You must’ve seen this one coming. Not winter, but this post that’s going to include crap about Denmark again. Apologies in advance, but I’m playing out the string on them fancy Danes once more. Let’s see if we upper Midwestern and Canadian types can learn something useful, like how to survive winter.
A few years back when this blog was still in its infancy and all I could muster was mundane “list posts”, I ginned up a spot on winter survival hacks. Give it a read – it’s a quick one – and then come back. You’ll find yourself well-equipped with all the things you already knew beforehand.
You can call me “Cap’n Obvious”, but my intent is to get us grounded on how miserable a long, cold winter can be:
- Winter is cold. That means it’s uncomfortable. You have to put on several layers to avoid shivering, at least until your car warms up.
- Winter is dangerous. Icy roads and sidewalks injure people, wreck cars, and keep us indoors.
- Winter is dark. For many of us, the darkness brings on Seasonal Affective Disorder. A very real condition that even Vitamin D supplements can’t solve.
- Winter makes us sick. Got kids? Then you got germs. Viruses. You name it, you’ll get it. Bring on the Vick’s Vaporub and humidifiers.
- You get movies like Frozen.
How to Survive a Cold, Dark Winter If You Can’t Move Somewhere Pleasant
Ignore that last part in italics. It’s a knee-jerk reaction. Without any training or research on the matter, I have a few tricks up my sleeve. Tricks designed to help this fledgling author “grind it out” from November through April-ish.
- A fireplace is a must. If you don’t have a fireplace, get a jackhammer and a pile of bricks and build one. Or do what we did and buy (or rent) a house with one already installed. The best kind for sheer ambience are wood-burning, but the best kind for your lungs and convenience are gas-burning inserts.
- Take naps and drink coffee. I think it’s a Norwegian thing, but I’m not positive. No, that’s right, the Norwegians are down for coffee and cigarettes. We’re not here to get lung cancer, so just stick with caffeine and extra sleep. Just not in that order.
- Embrace the holiday season. That knocks two months off this raw, snowy deal. Then you’re only left with having to slog through the worst four months of winter, from January through April.
- Pick up a winter sport, like, say, downhill skiing! Or if you’re more frugal-minded, try winter walks and challenge yourself with well-lit, reflector-coated winter runs and bike rides.
- Fill up your weekends with social events. Have friends over for game night and a casual dinner.
See? I’m a gottdam expert on this stuff. All it takes is a decades-long life of living in the wilderness, above the 50th parallel. You figure it all out on your own eventually. But then, March rolls around. And then April snow showers that bring us May blizzards.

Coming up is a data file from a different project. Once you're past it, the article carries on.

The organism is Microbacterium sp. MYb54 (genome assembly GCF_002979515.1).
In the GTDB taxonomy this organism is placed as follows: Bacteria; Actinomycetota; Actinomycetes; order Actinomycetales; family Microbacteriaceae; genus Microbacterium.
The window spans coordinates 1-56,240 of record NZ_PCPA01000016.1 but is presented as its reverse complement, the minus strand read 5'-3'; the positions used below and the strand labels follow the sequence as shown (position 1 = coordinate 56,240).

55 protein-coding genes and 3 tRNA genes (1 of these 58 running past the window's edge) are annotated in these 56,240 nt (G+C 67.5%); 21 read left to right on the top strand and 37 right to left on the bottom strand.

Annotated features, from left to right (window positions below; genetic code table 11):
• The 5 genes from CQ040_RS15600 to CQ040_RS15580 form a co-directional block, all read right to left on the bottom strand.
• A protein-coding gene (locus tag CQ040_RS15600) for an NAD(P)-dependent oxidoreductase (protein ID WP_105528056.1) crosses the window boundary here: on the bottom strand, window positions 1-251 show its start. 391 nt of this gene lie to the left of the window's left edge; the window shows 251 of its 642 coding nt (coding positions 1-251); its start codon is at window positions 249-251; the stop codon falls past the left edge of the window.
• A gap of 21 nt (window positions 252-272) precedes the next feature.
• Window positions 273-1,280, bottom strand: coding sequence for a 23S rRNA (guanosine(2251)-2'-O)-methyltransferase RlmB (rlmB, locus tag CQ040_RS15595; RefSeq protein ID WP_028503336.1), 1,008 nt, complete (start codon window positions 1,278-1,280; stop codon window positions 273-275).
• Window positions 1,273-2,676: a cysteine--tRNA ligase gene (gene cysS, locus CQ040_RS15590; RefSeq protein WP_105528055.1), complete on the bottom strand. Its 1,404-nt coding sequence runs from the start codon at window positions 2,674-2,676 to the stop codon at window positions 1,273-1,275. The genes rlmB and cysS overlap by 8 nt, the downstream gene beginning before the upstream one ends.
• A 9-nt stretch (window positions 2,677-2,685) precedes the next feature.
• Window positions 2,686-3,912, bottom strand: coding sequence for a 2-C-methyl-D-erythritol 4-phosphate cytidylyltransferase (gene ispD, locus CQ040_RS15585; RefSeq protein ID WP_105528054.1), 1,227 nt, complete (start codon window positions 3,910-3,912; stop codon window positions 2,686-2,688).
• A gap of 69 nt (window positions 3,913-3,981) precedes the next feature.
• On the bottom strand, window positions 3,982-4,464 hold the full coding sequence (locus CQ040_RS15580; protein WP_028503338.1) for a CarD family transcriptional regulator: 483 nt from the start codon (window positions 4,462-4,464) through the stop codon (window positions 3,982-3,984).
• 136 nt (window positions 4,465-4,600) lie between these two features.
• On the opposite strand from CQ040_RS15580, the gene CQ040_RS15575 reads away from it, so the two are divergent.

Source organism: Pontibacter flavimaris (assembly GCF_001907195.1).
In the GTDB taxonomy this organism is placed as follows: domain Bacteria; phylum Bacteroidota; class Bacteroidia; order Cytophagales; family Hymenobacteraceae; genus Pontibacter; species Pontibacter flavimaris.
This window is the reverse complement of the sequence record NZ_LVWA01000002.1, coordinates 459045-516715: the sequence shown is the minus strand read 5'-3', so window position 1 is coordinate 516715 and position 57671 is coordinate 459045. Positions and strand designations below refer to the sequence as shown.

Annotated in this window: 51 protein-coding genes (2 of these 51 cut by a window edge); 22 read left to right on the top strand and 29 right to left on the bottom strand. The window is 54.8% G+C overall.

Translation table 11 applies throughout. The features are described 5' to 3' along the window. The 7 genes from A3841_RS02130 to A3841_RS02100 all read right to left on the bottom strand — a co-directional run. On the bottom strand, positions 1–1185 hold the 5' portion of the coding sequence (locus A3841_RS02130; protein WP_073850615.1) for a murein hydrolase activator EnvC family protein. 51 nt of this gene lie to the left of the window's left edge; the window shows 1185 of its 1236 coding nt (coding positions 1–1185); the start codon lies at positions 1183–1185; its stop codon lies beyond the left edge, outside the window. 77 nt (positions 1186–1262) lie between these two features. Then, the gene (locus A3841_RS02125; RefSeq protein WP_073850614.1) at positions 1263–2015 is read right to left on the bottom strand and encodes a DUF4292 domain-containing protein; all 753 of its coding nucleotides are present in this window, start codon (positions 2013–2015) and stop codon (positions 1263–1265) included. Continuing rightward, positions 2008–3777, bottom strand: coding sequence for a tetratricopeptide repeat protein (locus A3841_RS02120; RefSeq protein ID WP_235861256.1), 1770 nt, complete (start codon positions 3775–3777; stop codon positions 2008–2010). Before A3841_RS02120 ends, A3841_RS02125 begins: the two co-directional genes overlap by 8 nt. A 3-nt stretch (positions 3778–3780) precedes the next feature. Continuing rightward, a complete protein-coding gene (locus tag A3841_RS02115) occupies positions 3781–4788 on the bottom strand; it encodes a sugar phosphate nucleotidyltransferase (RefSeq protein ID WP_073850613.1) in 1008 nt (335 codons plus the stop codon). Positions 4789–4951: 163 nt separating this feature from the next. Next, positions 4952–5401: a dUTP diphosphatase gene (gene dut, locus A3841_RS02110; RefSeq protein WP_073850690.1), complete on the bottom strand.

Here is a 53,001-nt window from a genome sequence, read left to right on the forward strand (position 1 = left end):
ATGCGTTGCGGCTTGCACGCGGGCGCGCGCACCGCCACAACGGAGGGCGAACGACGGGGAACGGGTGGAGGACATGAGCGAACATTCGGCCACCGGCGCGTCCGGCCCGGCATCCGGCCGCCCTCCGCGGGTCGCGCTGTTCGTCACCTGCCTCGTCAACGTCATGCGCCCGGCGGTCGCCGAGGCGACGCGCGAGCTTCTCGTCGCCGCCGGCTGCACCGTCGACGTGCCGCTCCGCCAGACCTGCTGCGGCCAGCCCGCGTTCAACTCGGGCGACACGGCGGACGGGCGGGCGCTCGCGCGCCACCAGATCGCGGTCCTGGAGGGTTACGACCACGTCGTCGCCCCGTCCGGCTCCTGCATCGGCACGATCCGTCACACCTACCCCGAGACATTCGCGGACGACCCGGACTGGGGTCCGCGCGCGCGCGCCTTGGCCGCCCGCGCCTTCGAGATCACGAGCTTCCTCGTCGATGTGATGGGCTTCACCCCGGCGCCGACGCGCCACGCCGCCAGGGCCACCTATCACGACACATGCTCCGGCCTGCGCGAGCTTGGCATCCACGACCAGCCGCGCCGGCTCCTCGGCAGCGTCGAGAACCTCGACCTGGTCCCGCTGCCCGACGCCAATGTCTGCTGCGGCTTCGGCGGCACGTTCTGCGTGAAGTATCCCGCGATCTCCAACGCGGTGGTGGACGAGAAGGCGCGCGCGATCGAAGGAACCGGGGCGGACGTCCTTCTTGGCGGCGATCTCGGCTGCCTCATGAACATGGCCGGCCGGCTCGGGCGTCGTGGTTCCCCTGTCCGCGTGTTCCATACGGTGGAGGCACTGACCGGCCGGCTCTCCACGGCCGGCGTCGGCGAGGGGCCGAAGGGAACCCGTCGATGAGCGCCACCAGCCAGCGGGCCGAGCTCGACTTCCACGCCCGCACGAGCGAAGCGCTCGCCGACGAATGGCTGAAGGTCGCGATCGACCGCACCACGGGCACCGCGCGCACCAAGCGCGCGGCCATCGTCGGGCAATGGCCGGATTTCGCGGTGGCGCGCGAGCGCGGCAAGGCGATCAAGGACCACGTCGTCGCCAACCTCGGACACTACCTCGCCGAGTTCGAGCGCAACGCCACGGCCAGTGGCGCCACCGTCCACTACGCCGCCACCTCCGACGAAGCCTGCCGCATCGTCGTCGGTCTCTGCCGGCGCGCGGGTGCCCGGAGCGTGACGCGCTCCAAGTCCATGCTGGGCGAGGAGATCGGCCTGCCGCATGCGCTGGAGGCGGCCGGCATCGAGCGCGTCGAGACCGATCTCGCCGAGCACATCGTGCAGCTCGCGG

And I realize once more that I don’t know sh*t about how to survive winter. First-world problem alert! Time to call on the experts.
Hygge: The Danish Tonic for Winter Survival
We’re going to dig a bit deeper into “hygge”. I touched on hygge (pronounced “hoo-guh”) briefly in a post from March 2017, as a possible antidote to the many, increasing societal woes here in the States. From Wikipedia:
Hygge is a Danish and Norwegian word for a mood of coziness and comfortable conviviality with feelings of wellness and contentment. As a cultural category with its sets of associated practices hygge has more or less the same meanings in Danish and Norwegian, but the notion is more central in Denmark than Norway.
Want to take on the hygge experiment with Cubert this winter? Here’s what you’ll need:
- A sh*tload of candles. That’s right. Burn that wax, baby. You’ll need 13 lbs. of candle per person this winter season. Yankee Candle affiliates are scratching their chins right about now…
- A fireplace. Score! I had that one figured out already. Granted, I use our fireplace to curl up in a ball and study warmer places to live on the iPad. So I still have my work cut out.
- Live in the moment, and enjoy the company of friends and family. This one is tricky for us “Living the American Dream” types, who don’t know when to quit. Always scheming and plotting the next big purchase, vacation, or money-making scheme.
- Eat a sh*tload of cakes and chocolate. Well. I guess it’s only for six months out of the year, so what can it hurt?
- Follow a sane work-life balance. Leave work by 5:30, don’t login again until 8:30 the next day. And not on weekends. Oh, and get your sleep! The average Dane hits the sack before 10PM. Just like Carl.
There’s certainly more, but I like the prime number 5 when it comes to mundane list posts. Sue me. The bonus material is this: Share in the work. Prepare meals together. Create a cozy nook in your living space, somewhere you can read in comfort with your cup of coffee or spiked hot chocolate. You feelin’ me? Good. I love a little hot chocolate with my peppermint schnapps, jawohl!